Porcelain ‘moon’ jar
A large porcelain so-called ‘moon’ jar, the rounded sides supported on a short foot and with an everted rim. The jar is covered in a fine white glaze, showing some subtle crackling.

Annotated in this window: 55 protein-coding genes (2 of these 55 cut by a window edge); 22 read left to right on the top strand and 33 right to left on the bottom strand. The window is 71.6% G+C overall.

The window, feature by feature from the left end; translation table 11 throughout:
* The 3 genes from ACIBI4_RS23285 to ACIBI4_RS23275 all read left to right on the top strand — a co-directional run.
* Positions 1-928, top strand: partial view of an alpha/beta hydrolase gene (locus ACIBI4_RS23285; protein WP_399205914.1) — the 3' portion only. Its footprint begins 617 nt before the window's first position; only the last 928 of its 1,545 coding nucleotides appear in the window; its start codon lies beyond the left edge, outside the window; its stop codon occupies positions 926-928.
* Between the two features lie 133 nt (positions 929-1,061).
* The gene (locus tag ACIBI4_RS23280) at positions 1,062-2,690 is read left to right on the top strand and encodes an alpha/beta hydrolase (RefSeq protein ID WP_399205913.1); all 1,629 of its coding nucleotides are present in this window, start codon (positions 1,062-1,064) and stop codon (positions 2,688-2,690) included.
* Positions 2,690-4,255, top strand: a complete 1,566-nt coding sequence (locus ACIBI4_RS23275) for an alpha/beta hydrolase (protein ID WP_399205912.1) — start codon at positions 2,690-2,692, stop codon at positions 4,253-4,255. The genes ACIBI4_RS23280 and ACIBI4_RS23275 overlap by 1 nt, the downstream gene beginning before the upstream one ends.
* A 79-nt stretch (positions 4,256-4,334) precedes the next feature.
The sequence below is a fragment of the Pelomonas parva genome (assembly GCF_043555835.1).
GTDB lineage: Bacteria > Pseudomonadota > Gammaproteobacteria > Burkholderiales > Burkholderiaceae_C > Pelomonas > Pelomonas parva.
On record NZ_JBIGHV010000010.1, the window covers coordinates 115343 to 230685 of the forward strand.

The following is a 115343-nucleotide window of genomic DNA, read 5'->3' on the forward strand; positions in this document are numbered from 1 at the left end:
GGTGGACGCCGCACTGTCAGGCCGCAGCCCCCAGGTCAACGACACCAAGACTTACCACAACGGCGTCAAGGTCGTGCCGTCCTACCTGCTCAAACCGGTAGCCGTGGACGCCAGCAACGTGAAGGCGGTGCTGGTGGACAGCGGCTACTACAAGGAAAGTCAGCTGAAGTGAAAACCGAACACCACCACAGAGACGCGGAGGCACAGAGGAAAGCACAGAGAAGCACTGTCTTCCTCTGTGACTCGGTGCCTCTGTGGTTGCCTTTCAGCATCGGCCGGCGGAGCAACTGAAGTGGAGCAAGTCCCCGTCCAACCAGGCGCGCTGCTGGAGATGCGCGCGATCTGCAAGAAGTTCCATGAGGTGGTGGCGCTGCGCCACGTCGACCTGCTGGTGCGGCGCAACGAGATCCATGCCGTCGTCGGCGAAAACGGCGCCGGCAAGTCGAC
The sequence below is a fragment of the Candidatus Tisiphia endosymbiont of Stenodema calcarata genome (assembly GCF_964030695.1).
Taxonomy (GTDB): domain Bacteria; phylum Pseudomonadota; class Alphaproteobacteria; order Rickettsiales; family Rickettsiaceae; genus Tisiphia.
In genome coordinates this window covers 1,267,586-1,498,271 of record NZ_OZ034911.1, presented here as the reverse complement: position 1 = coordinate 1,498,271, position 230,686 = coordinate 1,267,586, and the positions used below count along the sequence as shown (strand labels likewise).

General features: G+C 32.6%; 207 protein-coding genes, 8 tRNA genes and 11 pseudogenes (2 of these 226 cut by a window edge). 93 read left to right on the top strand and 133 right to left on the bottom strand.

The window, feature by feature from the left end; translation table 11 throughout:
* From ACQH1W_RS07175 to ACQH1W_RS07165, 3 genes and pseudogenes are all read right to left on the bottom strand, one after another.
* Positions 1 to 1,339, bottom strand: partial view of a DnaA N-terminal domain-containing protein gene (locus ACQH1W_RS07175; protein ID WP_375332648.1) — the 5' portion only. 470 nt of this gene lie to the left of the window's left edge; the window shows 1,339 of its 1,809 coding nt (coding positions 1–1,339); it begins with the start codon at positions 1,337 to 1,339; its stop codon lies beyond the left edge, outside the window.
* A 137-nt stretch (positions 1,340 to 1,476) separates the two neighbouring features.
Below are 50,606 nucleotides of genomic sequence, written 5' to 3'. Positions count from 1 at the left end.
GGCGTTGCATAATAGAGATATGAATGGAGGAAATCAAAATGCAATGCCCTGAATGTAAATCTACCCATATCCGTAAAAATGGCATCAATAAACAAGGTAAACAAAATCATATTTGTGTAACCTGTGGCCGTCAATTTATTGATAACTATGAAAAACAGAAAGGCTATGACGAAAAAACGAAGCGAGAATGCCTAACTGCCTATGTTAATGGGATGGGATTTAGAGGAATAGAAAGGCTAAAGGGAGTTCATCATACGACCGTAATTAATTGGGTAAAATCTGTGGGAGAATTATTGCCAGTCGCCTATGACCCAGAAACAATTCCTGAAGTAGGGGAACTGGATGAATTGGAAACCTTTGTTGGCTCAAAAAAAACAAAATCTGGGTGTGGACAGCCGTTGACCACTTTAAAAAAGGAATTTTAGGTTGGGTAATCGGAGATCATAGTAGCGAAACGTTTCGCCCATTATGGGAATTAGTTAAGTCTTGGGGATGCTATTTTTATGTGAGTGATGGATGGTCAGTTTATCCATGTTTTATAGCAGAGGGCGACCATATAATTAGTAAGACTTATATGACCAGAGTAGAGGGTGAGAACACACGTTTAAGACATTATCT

This beautiful white-glazed jar is based on a mid-17th to mid-18th century prototype, such as can be seen in the collection of the British Museum. ‘Moon’ jars were used for storing rice, soy sauce, alcohol and sometimes for displaying flowers. The pure simplicity of such jars has inspired the work of Western modern artists as well as modern and contemporary Korean potters. The moon-like appearance of the jar is reinforced by the milky white colour of the glaze, which has no pattern or decoration. Modern-day experiments at recreating this kind of voluminous jar testify to the great level of skill of the Joseon craftsmen; many jars would undoubtedly have failed to survive firing. Behind the moon jar’s apparent simplicity lie complex ideas and a philosophy that was prevalent throughout the more than 500-year history of the Joseon period (1392 – 1910): it embodies the principles of frugality and purity that were the major neo-Confucian ideals of literati and educated aristocracy at the time. Moon jars have a special place in the affections of Korean people. They are thought to possess qualities of magnanimity and expansiveness that set them apart from other ceramics. A very similar jar, potted by Mrs Young Sook Park (born 1946) is in the collection of the Victoria & Albert Museum, London.